Refugees from Eritrea, a young state riven with conflict and divided by faith

Catherine Philp
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It is a testament to the troubled history of Eritrea that no one seems sure exactly how many of its people have left to start new lives elsewhere.

Somewhere between 15,000 and 20,000 of them came to Britain, fleeing first the long war of independence from Ethiopia, then the 1998-2000 border war with its former overlord, and now the twin evils of political and religious repression.

Even after independence in 1993, arriving Eritrean refugees were often listed simply as “Ethiopian”. When Eritrea finally won its own listing, it quickly sprinted up the Home Office’s chart of top asylum-seeking nationalities. A total of 2,195 Eritreans applied for asylum in Britain last year, a number exceeded only by asylum-seekers from Afghanistan and Iran. The vast majority who come to Britain stay in London, where they have formed close-knit communities, centred around their places of worship. The four million-strong population of Eritrea is split almost evenly between Christians, the natives of the highlands, and Muslim coastal dwellers. Arsema was a member of the Eritrean Orthodox Church, the largest and oldest Christian Church in the country and one of the oldest in the world.

Recent religious repression has meant Eritrea is wrongly portrayed as a Muslim state that persecutes Christians. In reality, it is the Orthodox Church’s antipathy towards new evangelical groups that has inspired much of the persecution. When the Government introduced legislation in 2002, forcing all religious organisations to register, it seized the opportunity to shut down the growing number of Pentecostal churches, citing such groups as a threat to national security, along with extremist Islamist groups. Mass arrests have taken place at weddings, services and Bible-study meetings, and thousands are in jail for their political beliefs. At least four evangelical Christians have been tortured to death.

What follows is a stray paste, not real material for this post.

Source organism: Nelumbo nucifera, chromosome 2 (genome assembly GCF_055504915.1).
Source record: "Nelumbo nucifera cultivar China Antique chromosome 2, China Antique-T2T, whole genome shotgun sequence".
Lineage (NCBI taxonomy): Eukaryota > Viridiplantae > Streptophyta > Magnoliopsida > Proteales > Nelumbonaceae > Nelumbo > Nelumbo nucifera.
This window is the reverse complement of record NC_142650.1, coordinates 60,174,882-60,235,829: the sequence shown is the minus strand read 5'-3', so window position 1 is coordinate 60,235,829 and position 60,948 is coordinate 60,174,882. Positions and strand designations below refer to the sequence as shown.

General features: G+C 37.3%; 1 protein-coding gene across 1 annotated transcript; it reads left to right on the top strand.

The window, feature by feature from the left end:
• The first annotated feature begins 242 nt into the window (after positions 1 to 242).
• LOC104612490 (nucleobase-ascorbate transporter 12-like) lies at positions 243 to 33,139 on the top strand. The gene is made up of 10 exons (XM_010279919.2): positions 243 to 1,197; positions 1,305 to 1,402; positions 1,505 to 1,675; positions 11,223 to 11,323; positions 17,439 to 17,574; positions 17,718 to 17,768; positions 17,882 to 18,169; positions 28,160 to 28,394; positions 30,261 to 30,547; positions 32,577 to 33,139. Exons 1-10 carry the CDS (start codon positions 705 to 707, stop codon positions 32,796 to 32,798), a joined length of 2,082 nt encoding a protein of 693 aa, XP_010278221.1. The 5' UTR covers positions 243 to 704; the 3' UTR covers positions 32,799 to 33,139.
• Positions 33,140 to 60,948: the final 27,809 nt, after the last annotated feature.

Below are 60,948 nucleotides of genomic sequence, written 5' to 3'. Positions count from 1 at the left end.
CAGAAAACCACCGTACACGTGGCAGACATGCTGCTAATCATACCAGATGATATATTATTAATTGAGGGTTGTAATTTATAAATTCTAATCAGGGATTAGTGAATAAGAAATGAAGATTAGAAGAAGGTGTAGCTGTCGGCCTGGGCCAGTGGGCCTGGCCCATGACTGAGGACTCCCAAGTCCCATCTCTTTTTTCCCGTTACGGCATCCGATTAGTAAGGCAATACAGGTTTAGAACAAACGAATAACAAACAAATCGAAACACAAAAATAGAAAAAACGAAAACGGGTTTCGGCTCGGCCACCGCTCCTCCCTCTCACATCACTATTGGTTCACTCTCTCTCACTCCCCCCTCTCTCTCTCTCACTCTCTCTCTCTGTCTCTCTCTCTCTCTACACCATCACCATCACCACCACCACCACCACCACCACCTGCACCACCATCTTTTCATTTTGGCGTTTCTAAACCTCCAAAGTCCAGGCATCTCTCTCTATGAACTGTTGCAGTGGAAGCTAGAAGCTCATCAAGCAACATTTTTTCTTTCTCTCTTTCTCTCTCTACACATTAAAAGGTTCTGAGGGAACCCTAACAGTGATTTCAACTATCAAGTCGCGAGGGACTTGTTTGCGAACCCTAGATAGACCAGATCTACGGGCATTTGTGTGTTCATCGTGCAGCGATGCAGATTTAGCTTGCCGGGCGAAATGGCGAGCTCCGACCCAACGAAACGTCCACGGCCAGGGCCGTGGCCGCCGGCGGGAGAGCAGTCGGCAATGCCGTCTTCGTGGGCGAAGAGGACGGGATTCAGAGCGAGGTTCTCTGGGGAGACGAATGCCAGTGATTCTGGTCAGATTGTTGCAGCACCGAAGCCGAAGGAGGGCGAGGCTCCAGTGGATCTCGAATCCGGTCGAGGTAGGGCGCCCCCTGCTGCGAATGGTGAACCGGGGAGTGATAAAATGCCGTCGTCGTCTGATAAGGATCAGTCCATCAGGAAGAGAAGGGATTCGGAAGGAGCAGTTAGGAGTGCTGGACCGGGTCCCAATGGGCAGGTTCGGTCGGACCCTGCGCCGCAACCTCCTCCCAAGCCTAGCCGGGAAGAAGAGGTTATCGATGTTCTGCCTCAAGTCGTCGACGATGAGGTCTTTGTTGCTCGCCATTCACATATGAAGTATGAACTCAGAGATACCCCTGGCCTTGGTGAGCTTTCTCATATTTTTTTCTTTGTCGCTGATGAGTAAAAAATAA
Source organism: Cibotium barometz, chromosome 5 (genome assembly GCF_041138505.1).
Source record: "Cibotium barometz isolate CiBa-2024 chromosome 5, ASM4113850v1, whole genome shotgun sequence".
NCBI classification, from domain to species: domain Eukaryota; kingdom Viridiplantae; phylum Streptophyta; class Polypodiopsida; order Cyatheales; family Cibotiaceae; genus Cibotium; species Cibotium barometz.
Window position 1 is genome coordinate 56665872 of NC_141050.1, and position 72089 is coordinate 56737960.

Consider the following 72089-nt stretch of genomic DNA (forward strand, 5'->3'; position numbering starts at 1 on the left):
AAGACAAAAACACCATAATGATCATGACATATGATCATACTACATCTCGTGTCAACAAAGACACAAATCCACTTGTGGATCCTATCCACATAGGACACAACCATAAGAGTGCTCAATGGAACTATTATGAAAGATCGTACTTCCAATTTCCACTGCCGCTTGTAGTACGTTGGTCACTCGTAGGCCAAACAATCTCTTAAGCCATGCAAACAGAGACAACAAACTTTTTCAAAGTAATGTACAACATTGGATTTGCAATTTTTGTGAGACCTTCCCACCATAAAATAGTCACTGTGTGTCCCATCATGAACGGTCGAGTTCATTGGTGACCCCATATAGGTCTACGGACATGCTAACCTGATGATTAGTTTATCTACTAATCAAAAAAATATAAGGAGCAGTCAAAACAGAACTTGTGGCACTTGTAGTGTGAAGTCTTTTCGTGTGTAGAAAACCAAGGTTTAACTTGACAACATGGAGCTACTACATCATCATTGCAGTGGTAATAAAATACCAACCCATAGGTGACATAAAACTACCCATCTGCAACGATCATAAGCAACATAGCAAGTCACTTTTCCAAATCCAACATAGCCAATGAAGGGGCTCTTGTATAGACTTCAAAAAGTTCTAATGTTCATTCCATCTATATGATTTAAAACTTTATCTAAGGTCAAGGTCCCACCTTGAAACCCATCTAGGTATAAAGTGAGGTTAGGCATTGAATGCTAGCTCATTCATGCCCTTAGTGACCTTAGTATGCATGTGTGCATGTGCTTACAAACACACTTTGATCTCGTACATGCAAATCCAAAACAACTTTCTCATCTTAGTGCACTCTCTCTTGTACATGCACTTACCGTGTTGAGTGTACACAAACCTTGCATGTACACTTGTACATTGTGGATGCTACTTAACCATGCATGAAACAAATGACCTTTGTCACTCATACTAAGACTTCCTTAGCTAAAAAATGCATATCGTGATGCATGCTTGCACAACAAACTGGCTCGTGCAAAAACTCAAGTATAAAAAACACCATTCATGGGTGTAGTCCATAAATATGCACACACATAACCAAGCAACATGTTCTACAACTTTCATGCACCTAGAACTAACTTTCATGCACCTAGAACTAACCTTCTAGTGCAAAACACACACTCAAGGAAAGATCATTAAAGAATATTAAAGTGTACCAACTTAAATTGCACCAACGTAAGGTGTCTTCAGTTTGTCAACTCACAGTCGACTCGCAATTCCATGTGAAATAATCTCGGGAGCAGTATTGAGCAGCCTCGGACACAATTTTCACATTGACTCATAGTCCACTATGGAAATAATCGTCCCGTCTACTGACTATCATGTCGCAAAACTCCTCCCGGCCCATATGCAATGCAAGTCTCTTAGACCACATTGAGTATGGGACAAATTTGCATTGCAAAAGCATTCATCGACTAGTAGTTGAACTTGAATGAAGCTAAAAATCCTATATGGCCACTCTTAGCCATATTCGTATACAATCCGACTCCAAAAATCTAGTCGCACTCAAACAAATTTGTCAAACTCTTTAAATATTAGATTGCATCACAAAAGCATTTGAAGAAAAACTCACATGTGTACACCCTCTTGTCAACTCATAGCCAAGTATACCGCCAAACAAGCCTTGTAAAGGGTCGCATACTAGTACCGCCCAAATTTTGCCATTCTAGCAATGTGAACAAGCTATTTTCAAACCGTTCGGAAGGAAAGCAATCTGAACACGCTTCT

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Had Arsema stayed in Eritrea, her education would have ended abruptly when she turned 18 and became eligible for compulsory military service. No one between the ages of 18 and 40, even mothers, is exempt. Eritrea’s army is proportionally the largest in the world, with a quarter of its population under arms or on active reserve.

Nearly 1,000 men and women flee the threat of service every month, over the borders with Sudan or Ethiopia. The border dispute with Ethiopia is still unresolved and tensions flare regularly, meaning that the people of Eritrea live with the constant threat of more war.

With its Government now weighing in to a proxy war in Somalia, backing the Islamic militants that Ethiopia is fighting, thousands more Eritreans soon may have to flee too.


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